LONG-RUNNING US news programme Good Morning America sent a reporter to a small Fife village to investigate the tourism boost Outlander has given Scotland.

Known as the "Outlander Effect", the time-travelling fantasy TV show has been credited with increasing tourism to the Scottish locations it features by as much as 70%.

Diana Gabaldon, the author of the books the TV show is based on, was even given the International Contribution to Scottish Tourism award at the Scottish Thistle awards last year.

Outlander follows the relationship between a Second World War nurse, who was sent back in time to the Jacobite period, and a Highland poacher. 

Its fifth season is currently airing on the Starz channel in the US, and the programme is a global smash hit - having been translated into nine different languages. 

Good Morning America - the US's most-watched morning show averaging about 4.1 million viewers a day - sent broadcaster Ginger Zee out of the New York studios and over to Scotland to see what all the fuss was about. 

After explaining the premise of the show Zee is seen walking through Falkland, Fife, which doubles as Inverness in Outlander.

Passing the Bruce Fountain, she says: "It's a wild story right - well, wild enough to get more than 5m people watching every week.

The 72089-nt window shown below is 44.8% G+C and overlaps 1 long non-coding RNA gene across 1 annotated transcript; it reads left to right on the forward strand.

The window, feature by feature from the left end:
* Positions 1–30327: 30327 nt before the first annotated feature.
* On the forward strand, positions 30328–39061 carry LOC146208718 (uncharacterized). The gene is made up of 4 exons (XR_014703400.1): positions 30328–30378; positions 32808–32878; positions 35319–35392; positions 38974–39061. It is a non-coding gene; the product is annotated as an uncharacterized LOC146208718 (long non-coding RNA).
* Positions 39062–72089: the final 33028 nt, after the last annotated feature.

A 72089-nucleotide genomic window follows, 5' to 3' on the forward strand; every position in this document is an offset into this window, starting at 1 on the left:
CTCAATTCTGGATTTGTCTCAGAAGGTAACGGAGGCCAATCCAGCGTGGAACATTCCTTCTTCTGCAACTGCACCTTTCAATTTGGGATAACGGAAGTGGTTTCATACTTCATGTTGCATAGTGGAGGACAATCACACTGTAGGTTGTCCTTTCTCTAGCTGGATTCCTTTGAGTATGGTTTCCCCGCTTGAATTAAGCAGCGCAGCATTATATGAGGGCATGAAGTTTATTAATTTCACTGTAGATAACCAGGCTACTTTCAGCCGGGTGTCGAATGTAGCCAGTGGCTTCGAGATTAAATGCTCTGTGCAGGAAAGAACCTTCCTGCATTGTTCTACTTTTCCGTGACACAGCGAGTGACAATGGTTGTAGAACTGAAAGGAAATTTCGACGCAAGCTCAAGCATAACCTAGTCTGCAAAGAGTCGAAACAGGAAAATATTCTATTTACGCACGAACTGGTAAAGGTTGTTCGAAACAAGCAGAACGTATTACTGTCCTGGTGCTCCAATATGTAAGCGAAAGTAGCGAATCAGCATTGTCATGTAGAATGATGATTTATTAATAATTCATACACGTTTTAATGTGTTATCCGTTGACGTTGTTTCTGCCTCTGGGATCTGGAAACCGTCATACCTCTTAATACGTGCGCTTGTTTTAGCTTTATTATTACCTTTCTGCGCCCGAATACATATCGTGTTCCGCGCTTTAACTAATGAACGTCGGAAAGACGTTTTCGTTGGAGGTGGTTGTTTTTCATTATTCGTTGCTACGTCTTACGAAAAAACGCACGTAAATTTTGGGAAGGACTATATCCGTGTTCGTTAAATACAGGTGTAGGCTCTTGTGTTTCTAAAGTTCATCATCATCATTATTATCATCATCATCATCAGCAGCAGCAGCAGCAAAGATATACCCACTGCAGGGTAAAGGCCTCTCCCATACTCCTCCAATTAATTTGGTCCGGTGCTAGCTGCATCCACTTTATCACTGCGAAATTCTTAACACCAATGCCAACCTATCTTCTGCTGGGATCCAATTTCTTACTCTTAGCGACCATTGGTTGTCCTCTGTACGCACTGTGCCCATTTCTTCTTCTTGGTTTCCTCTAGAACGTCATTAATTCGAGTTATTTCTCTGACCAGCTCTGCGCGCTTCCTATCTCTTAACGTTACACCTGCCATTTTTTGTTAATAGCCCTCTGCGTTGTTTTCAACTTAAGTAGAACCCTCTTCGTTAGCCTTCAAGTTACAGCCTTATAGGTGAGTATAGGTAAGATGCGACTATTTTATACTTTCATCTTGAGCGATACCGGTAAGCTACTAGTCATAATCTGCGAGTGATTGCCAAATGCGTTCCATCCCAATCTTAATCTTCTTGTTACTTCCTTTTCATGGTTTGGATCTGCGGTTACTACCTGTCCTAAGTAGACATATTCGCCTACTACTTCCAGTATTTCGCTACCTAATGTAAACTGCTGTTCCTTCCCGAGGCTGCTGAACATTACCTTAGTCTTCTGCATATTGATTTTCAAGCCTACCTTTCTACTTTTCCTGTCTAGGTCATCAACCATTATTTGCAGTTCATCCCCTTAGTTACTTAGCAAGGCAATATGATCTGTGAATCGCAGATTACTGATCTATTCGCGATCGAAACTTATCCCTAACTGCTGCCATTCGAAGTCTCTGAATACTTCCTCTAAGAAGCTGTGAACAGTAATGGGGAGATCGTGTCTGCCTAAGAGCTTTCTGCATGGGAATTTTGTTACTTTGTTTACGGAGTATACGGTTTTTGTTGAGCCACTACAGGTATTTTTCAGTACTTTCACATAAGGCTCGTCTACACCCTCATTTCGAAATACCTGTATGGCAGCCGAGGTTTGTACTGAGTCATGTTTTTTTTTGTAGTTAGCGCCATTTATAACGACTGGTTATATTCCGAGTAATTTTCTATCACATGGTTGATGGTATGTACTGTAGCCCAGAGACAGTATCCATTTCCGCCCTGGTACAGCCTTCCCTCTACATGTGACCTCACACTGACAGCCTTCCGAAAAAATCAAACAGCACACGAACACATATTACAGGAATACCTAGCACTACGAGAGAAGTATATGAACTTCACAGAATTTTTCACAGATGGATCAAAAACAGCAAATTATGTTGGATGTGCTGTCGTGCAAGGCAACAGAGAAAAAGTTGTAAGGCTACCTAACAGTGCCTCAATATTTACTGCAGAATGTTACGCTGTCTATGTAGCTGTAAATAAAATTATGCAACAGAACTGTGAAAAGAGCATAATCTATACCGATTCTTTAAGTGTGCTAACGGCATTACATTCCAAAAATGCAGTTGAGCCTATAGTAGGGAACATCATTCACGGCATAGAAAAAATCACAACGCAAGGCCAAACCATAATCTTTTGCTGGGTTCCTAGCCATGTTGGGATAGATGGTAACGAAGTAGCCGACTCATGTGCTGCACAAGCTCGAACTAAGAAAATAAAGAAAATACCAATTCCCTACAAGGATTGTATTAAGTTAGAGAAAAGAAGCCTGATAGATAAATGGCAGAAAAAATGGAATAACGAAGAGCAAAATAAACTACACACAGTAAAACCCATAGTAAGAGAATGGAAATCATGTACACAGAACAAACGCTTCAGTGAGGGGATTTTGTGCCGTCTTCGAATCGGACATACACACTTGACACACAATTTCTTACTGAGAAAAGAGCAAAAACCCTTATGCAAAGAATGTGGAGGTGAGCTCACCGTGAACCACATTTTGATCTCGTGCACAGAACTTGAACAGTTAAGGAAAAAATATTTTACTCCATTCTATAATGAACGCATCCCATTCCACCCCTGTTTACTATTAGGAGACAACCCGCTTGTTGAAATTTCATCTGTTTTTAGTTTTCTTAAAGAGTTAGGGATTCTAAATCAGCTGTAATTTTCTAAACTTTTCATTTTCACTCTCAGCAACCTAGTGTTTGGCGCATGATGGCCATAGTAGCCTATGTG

"And wild enough to give Scotland a huge bump in tourism. Especially in a place like this."

The camera zooms out to show a number of tourists taking photographs of the fountain, which features in the programme. 

READ MORE: Sam Heughan says tourist bosses are 'late' on Outlander effect

Zee then heads out on a "whirlwind tour" of locations used by the production, including Hopetoun House, Doune Castle and Midhope Castle. 

Doune Castle, which is Castle Leoch in the show, has seen the biggest increase in tourism as a result of the show - with attendance surging by 226.5% between 2013 and 2017.

Glasgow Cathedral has also welcomed a boost of 66.8% after it appeared on screen as a hospital in France.

Malcolm Roughead, chief executive of VisitScotland, has described Outlander's impact as "truly extraordinary".